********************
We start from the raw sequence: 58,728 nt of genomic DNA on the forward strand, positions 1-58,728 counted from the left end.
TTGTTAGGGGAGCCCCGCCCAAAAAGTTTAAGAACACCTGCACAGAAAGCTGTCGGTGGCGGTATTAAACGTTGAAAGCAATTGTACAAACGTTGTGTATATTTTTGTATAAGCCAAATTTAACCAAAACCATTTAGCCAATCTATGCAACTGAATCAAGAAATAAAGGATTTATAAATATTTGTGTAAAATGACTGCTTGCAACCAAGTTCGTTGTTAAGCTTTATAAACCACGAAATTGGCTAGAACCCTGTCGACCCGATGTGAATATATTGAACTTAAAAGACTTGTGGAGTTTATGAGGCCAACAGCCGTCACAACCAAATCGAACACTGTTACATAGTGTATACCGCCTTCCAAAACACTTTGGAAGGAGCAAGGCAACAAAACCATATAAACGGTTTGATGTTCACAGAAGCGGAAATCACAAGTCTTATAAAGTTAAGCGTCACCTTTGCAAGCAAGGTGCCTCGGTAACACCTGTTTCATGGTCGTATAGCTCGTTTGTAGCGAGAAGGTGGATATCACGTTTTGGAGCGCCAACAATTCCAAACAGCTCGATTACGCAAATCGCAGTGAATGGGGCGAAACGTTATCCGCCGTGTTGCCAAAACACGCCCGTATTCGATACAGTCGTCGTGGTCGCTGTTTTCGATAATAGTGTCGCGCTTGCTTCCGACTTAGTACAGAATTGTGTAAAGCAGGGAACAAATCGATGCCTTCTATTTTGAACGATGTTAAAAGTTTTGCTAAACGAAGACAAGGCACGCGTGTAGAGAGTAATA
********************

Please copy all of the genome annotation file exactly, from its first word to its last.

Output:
We start from the raw sequence: 58,728 nt of genomic DNA on the forward strand, positions 1-58,728 counted from the left end.
TTGTTAGGGGAGCCCCGCCCAAAAAGTTTAAGAACACCTGCACAGAAAGCTGTCGGTGGCGGTATTAAACGTTGAAAGCAATTGTACAAACGTTGTGTATATTTTTGTATAAGCCAAATTTAACCAAAACCATTTAGCCAATCTATGCAACTGAATCAAGAAATAAAGGATTTATAAATATTTGTGTAAAATGACTGCTTGCAACCAAGTTCGTTGTTAAGCTTTATAAACCACGAAATTGGCTAGAACCCTGTCGACCCGATGTGAATATATTGAACTTAAAAGACTTGTGGAGTTTATGAGGCCAACAGCCGTCACAACCAAATCGAACACTGTTACATAGTGTATACCGCCTTCCAAAACACTTTGGAAGGAGCAAGGCAACAAAACCATATAAACGGTTTGATGTTCACAGAAGCGGAAATCACAAGTCTTATAAAGTTAAGCGTCACCTTTGCAAGCAAGGTGCCTCGGTAACACCTGTTTCATGGTCGTATAGCTCGTTTGTAGCGAGAAGGTGGATATCACGTTTTGGAGCGCCAACAATTCCAAACAGCTCGATTACGCAAATCGCAGTGAATGGGGCGAAACGTTATCCGCCGTGTTGCCAAAACACGCCCGTATTCGATACAGTCGTCGTGGTCGCTGTTTTCGATAATAGTGTCGCGCTTGCTTCCGACTTAGTACAGAATTGTGTAAAGCAGGGAACAAATCGATGCCTTCTATTTTGAACGATGTTAAAAGTTTTGCTAAACGAAGACAAGGCACGCGTGTAGAGAGTAATA